Your Legal Rights Explained
The Stenitial contact
The first stage of a dental claim is for you to make contact with me for initial advice usually by way of telephone. This advice is free of charge.
Fact finding and information gathering
If after talking to me I think your claim has at least some merit, I will then get you to complete one of my dental claim questionnaires so I can gather further information from you; things like your personal information, the names of the dentists that you have seen, whether you have taken previous advice and how to fund your dental claim along with other information which may be useful such as how much you have spent putting the negligent dental treatment right, and why you think that you dental treatment had gone wrong.
What do you have to prove to win a dental claim?
If I think your dental claim is strong enough in relation to proving a number of legal elements, then I will get you to sign my no win no fee agreement and sign a form of authority which will allow me to get access to your dental notes and dental records from each of the dentists listed on your dental claim questionnaire.
In order to claim damages from your dentist for negligent dental treatment, you need to be able to prove three things:
That you have suffered a dental injury;
That your dentist did something to your teeth that he or she was not supposed to do, or in fact failed to do something to your teeth that he or she was in fact supposed to do; (a breach of duty of care)
That the dental injury you suffered was caused by something that the dentist did or failed to do (causation of injury)
Breach of duty / Causation / Injury - must all be proved (usually using expert evidence from an independent dental expert) against your dentist in order to make a valid dental claim for dental neglect.
It is quite common to find in dental claims that a breach of duty has occurred, or rather that the dentist has acted (or failed to act) in a way in which was substandard. However, it is not enough in dental law to prove that the negligence made a difference to the outcome, this has to be proved “upon the balance of probabilities”. i.e., a greater than 50% chance.
Some dental negligence claims which are strong upon liability/breach of duty can fail upon causation, and this argument is often put forward by the legal teams acting for the dentists accused of negligent treatment.
For example, in a periodontal dental claim or a claim for gum disease, it is quite often argued by the dentist’s insurers that the patient failed to regularly attend dental appointments or failed to listen to the dentist when he or she was advising them to see a hygienist more regularly or perhaps gave advice to see a periodontist which was ignored. These types of legal argument are commonly raised when running a dental claim for periodontal or gum disease to try and help the dentist accused of dental negligence limit their liability.
Your dental notes and records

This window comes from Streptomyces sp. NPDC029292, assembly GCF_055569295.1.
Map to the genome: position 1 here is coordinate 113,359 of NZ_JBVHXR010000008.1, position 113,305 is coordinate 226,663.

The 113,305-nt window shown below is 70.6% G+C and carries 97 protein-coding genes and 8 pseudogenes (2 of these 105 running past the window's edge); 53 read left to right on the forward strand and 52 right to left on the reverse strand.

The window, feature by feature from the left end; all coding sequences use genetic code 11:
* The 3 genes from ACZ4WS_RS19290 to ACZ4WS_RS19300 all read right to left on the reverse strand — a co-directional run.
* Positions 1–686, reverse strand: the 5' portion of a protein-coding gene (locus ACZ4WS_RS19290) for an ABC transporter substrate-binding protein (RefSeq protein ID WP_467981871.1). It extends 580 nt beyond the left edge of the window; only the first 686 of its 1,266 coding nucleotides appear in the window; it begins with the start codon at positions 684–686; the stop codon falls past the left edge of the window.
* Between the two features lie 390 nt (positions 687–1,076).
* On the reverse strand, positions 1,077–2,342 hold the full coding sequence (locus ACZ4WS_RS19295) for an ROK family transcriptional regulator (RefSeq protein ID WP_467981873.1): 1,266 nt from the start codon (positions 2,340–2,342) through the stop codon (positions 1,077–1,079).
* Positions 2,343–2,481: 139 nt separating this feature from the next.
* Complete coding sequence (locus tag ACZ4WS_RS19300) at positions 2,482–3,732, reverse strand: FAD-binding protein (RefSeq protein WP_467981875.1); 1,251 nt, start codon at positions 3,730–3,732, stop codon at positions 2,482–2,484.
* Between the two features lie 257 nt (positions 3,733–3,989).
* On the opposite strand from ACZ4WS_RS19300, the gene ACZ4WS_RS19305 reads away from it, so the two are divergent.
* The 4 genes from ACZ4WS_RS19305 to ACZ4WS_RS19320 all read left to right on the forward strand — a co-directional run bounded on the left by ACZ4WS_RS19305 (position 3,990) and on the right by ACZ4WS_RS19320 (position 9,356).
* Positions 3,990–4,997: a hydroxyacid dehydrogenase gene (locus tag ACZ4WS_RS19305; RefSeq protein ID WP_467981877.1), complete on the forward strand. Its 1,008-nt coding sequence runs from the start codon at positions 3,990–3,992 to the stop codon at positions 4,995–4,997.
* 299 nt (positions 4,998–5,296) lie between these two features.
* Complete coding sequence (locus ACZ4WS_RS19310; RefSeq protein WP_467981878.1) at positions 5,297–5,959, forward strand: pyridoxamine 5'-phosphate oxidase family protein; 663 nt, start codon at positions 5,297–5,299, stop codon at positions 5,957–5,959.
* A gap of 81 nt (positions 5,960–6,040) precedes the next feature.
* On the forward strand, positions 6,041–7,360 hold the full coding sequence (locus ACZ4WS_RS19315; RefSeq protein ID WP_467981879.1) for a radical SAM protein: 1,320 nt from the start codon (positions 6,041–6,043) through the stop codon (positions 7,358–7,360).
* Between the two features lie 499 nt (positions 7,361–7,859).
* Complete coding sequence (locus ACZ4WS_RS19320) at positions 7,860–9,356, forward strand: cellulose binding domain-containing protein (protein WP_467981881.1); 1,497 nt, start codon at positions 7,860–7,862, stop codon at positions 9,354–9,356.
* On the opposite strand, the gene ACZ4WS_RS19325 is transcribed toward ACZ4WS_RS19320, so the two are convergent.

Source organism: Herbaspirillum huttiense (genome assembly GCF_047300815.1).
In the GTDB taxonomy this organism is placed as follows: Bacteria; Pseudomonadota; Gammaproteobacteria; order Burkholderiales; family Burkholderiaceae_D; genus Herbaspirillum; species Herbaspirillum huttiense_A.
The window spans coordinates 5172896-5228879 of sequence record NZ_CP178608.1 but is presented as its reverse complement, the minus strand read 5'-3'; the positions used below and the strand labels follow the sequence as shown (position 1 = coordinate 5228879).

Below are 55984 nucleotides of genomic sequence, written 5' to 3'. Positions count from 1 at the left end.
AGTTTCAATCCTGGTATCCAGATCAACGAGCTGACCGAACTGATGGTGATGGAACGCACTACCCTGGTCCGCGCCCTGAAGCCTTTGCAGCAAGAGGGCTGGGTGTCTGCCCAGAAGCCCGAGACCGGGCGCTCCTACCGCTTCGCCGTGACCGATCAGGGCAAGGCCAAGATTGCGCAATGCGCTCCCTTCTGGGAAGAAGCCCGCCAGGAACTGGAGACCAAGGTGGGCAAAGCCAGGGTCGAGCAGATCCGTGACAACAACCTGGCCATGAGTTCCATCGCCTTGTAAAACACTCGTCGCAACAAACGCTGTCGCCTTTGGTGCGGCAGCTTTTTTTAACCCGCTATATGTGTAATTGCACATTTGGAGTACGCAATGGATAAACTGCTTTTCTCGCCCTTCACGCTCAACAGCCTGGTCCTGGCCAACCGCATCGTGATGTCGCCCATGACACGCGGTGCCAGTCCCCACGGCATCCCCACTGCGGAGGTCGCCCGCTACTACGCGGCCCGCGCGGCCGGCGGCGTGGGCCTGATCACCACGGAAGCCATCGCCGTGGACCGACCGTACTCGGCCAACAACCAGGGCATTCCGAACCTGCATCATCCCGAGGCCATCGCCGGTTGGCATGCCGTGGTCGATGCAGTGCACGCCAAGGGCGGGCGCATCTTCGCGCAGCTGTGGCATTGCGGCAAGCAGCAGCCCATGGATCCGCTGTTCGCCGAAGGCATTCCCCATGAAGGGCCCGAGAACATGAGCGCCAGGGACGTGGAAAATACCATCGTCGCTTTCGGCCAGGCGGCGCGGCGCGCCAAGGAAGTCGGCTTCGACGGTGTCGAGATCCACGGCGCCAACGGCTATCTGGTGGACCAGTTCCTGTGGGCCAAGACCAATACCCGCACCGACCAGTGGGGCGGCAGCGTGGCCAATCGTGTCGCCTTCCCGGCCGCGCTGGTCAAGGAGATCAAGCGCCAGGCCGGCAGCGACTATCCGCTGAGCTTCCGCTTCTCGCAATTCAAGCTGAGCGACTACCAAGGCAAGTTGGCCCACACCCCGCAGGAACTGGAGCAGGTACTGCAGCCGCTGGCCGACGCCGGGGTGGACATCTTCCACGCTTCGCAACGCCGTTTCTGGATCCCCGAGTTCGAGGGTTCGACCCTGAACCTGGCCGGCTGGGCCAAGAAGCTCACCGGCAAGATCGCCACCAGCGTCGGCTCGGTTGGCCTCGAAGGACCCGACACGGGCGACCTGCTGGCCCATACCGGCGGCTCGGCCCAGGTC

Once I have established that the core elements have been fulfilled, this is through experience and years of dealing with dental claims, I will then use your signed form of authority to obtain you dental notes and dental records from the dentists listed upon your dental claim questionnaire.
I will write to the dentist concerned with your negligent treatment to put them on notice of your claim and to get them to instruct their insurer (called their defence organisation) to deal with your claim on their behalf.
I will also write out to any other treating dentists for your notes and records.
The process of obtaining your dental notes and records can take up to 40 days under the provisions of the Data Protection Act 2018 but most dentists do produce their notes within a reasonable timeframe.
The letter of claim and the court rules
Once your dental notes and records have been obtained, I can then move onto the next stage in your claim which is to draft the letter of claim in accordance with the court rules to the dentist accused of your negligence. This letter of claim is usually very detailed and includes the following information:
1. A detailed chronology of your dental treatment
2. An explanation of your injury and the damage caused
3. The allegations of negligence against the dentist in question – These allegations are the crux of your dental claim and will form the basis of any legal claim should the matter progress into court proceedings.
The letter of response
The defence organisation then has 4 months under the court rules to look at the allegations that have been made and formulate a reply called a letter of response. The response must either admit liability or deny liability giving reasons for the denial.
If an admission is made, then it is quite likely that a settlement offer will be made at that stage to try and negotiate an out of court settlement of your dental claim.
If the letter of response is a denial of liability, I will get your comments and observations upon the same and then advise you on the best way to proceed. This may include making our own settlement offer, walking away from the claim or issuing court proceedings for trial.
Once you are happy with draft letter of claim, I will send it over to the defence organisation acting for the defendant dentist.